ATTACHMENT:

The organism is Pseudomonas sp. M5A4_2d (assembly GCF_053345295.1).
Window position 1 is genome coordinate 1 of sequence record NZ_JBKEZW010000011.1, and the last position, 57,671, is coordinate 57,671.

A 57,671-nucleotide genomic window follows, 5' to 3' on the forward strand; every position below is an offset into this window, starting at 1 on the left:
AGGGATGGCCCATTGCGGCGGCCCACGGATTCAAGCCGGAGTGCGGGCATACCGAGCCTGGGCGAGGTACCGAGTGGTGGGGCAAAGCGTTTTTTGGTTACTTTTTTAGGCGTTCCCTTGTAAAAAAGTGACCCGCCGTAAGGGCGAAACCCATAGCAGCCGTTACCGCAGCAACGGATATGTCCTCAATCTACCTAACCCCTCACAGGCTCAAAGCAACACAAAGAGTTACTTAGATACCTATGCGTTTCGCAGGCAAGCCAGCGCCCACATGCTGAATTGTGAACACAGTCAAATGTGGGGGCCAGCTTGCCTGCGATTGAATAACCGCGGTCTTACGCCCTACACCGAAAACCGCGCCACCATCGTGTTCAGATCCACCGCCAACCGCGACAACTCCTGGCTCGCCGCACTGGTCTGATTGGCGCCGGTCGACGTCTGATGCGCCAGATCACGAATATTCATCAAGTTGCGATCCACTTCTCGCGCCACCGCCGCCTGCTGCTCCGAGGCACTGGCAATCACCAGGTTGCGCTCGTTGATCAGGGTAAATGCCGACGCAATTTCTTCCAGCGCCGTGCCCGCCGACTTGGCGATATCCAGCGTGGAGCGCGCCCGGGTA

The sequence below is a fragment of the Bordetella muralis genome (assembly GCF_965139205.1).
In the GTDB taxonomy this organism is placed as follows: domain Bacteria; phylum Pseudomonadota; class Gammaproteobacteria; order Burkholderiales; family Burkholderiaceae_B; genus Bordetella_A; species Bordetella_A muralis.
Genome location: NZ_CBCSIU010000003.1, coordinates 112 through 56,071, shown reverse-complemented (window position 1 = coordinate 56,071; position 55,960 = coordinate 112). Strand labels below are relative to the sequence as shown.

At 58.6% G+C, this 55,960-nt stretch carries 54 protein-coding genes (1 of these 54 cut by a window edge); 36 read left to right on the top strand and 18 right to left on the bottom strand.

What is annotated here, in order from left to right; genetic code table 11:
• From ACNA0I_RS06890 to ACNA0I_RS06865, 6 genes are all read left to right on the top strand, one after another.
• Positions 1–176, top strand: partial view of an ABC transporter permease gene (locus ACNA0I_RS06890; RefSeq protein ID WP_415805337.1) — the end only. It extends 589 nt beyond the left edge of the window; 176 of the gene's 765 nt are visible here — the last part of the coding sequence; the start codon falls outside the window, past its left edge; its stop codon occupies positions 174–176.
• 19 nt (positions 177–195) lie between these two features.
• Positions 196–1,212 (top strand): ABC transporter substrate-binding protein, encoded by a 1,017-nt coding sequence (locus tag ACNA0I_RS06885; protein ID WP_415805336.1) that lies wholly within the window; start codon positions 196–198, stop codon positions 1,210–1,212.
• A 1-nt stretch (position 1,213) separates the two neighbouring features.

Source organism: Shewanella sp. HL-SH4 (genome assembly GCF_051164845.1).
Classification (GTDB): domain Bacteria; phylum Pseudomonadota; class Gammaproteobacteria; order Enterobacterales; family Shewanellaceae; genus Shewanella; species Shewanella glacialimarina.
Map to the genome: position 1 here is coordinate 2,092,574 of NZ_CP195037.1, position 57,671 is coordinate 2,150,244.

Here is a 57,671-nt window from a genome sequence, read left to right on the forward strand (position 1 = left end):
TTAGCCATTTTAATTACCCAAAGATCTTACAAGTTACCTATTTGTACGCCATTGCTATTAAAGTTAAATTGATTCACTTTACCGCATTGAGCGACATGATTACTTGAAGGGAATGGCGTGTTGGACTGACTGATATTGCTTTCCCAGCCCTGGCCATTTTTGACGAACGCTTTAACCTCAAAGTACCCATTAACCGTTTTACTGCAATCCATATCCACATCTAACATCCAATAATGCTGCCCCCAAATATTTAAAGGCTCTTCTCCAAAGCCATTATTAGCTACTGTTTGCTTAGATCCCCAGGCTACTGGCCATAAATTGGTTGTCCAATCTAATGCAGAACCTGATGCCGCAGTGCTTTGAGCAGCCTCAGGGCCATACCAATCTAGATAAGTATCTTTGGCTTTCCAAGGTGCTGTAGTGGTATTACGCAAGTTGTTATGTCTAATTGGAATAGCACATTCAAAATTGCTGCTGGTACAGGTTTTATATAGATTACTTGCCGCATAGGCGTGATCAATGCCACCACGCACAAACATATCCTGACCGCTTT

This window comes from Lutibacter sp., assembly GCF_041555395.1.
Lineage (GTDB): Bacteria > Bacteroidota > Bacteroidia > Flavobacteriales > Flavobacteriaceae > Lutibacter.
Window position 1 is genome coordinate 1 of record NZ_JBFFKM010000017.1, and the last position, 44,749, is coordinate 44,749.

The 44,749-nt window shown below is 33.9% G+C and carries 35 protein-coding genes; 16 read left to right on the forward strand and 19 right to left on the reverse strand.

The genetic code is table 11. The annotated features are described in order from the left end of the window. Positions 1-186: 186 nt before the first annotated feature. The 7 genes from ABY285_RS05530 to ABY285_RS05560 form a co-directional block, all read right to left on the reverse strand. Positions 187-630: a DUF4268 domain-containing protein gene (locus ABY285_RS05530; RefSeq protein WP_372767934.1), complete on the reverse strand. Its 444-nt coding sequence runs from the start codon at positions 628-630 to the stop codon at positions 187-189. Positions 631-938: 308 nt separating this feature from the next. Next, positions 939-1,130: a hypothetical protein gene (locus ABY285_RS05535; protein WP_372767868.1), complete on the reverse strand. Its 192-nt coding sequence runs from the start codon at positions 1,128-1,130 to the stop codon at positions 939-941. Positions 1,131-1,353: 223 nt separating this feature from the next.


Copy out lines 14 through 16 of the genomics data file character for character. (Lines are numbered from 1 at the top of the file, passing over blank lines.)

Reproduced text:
• A 1-nt stretch (position 1,213) separates the two neighbouring features.

Source organism: Shewanella sp. HL-SH4 (genome assembly GCF_051164845.1).
Classification (GTDB): domain Bacteria; phylum Pseudomonadota; class Gammaproteobacteria; order Enterobacterales; family Shewanellaceae; genus Shewanella; species Shewanella glacialimarina.